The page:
complex numbers or variables. If we have two phasors that we are
adding, we visualize the situation as shown below.
V_{sum}
= V_{1} + V_{2}
We can add the two phasors any way possible. That includes doing
it graphically by hand, breaking the phasors
into components and summing the real and imaginary
components - as we did above - or any other way you can imagine
to sum two vector-like quantities.
Differentiation
of Time Functions Represented by Phasors
A second
operation that we need to perform often is differentiation
of a time function represented by a phasor. Consider a sinusoidal
time function, v(t):
v(t) = V_{max}
cos(wt
+ f)
with a phasor
V:
V = V_{max}/f
The derivative of the time function is given
by:
v_{d}(t)
= dv(t)/dt = - wV_{max}
sin(wt
+ f)
The phasor for the derivative signal is:
V_{d}
= - wV_{max}/f-90^{o}=
wV_{max}/f+90^{o}
(Note the minus sign on the first represention
where ninety degrees is subtracted has been eliminated when the angle is
changed to plus ninety degrees!)
We conclude the following.
Differentiating a sinusoidal
signal is equivalent to multiplication of the signal's phasor by w
and rotation of the phasor by 90^{o}.
There
is also an interpretation in terms of complex numbers. Represent
the phasor V in terms of complex numbers:
V = Vcos(f)
+ jVsin(f)
Then, consider the
phasor for the derivative:
V_{d}
= V_{d}cos(f)
+ jV_{d}sin(f)
But, we can also write
the phasor for the derivative from the time function for the derivative.
V_{d}
= wVcos(f+90^{o})
+ jwVsin(f+90^{o})
Now, work with this expression.
Take the ninety degree
terms out of the arguments since:
cos(f+90^{o})
= -sin(f),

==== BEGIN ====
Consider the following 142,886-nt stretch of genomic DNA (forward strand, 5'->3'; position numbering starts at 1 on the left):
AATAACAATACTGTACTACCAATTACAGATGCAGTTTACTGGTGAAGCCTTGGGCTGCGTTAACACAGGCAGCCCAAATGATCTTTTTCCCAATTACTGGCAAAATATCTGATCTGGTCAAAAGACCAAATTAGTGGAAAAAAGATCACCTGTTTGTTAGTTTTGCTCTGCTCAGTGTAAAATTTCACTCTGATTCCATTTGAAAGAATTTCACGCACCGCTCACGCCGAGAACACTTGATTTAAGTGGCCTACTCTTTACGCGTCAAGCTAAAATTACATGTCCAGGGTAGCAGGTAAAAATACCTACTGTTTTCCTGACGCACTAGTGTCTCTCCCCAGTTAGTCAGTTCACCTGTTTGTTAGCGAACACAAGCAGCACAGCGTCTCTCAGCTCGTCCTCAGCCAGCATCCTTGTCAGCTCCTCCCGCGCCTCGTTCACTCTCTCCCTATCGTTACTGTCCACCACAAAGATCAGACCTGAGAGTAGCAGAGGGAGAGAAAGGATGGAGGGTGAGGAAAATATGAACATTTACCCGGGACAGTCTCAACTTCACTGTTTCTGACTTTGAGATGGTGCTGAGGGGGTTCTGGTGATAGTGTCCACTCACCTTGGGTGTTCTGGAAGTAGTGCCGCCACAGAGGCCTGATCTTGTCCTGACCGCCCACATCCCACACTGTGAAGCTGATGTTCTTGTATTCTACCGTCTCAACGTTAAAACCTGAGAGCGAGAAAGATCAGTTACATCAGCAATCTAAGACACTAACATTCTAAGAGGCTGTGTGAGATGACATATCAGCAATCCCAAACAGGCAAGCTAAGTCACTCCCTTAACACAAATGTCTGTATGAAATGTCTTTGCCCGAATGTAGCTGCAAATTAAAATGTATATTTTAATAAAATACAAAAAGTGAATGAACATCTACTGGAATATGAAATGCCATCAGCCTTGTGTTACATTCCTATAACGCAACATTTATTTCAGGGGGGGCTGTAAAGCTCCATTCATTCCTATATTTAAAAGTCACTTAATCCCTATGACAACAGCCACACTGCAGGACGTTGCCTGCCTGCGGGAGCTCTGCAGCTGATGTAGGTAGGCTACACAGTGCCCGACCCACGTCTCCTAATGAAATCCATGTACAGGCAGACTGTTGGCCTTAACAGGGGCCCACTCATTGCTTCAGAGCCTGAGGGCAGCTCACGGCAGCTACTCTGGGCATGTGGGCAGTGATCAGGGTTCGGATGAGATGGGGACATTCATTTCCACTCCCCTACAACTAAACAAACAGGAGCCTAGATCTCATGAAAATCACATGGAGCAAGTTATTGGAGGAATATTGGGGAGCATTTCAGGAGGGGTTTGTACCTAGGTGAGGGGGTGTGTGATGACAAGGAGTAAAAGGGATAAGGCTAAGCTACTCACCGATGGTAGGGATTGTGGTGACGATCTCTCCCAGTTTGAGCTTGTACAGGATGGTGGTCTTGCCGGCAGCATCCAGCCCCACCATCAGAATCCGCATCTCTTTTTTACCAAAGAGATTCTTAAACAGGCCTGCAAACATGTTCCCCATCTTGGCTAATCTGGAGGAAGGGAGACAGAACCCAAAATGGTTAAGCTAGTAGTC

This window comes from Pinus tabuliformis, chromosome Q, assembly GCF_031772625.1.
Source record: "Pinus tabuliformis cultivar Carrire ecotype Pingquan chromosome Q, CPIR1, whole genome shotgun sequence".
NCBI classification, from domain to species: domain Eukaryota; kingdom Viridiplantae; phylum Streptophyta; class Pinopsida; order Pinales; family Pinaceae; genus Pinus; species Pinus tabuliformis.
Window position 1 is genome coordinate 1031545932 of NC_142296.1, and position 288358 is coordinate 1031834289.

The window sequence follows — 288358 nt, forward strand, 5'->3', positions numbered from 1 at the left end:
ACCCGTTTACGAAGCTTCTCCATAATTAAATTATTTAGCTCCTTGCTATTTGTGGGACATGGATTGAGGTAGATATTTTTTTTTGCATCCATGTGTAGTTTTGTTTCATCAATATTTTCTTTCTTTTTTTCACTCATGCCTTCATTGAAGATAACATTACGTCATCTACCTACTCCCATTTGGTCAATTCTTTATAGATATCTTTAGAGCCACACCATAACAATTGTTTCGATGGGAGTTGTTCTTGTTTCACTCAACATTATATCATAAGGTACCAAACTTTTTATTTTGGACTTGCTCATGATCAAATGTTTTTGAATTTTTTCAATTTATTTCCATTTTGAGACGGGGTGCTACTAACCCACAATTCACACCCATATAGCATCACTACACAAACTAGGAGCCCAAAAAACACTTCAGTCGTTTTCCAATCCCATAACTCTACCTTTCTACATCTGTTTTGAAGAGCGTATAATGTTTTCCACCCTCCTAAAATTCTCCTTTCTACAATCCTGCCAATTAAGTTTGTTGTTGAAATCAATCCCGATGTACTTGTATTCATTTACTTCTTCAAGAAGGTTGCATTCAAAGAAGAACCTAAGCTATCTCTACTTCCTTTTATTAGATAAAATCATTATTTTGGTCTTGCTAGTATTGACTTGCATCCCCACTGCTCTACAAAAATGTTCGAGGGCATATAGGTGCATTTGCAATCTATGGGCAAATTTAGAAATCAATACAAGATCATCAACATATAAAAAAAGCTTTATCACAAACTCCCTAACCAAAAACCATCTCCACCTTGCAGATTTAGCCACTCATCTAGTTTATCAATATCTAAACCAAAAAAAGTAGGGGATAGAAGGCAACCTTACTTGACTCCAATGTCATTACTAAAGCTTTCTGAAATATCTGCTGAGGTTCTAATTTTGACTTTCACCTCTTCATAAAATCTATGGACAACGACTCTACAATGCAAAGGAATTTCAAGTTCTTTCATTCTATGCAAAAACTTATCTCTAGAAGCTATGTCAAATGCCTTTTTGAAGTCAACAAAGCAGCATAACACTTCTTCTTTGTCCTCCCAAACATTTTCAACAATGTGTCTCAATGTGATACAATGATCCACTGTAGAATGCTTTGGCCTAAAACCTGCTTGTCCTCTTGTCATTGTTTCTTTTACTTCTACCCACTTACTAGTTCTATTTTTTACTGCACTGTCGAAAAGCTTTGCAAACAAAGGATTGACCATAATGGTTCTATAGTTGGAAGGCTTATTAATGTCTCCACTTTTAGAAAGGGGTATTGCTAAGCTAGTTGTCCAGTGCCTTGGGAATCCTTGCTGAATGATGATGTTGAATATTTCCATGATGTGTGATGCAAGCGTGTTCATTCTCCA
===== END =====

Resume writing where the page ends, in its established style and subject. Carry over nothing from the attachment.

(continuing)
and sin(f+90^{o})
= cos(f).
V_{d}
= - wVsin(f)
+ jwVcos(f)
and with some insight, we can note that this
is the same as (since j^{2} = -1):
V_{d}
= j^{2}wVsin(f)
+ jwVcos(f)
V_{d}
= j w(
jVsin(f)
+ Vcos(f))
= j wV
The conclusion:
Differentiating a sinusoidal
signal is equivalent to multiplication of the signal's phasor by jw.
There is a little side note here that is important. When you study
Laplace transforms you will find that differentiating a signal - any signal,
not just a sinusoid - is equivalent to multiplication of the signal's Laplace
transform by the Laplace transform variable, s. The similarity is
not an accident. The Laplace transform is a generalization of the
Fourier transform, and the Fourier transform is based on the idea that
a signal - almost any signal - can be represented as a sum of sinusoids.
In the case of the Fourier transform, that sum becomes an integral.
When you travel this road, you go through Fourier
Series, then get to Fourier transforms and finally you get to Laplace
transforms. Not everybody takes all of the steps, and some might
jump directly to Laplace transforms, but viewing the entire path can be
enlightening.
Example
E1
In a capacitor, the voltage and current are related by:
i_{c}(t)
= C dv_{c}(t)/dt
so the voltage phasor,
V_{c},
and the current phasor, I_{c},
are related by:
I_{c}
= jwCV_{c}
E2
Imagine that you have two voltage sources in series as shown below.
These two voltages
are both sinusoidal, but at different phases. You can see the voltages
in this simulator.
To see the cosine term,
type a "1" in the cosine term text-box and be sure that the cosine term
stays zero.
To see the sine term,
type a "1" in the sine term text-box, and set the cosine term to 0.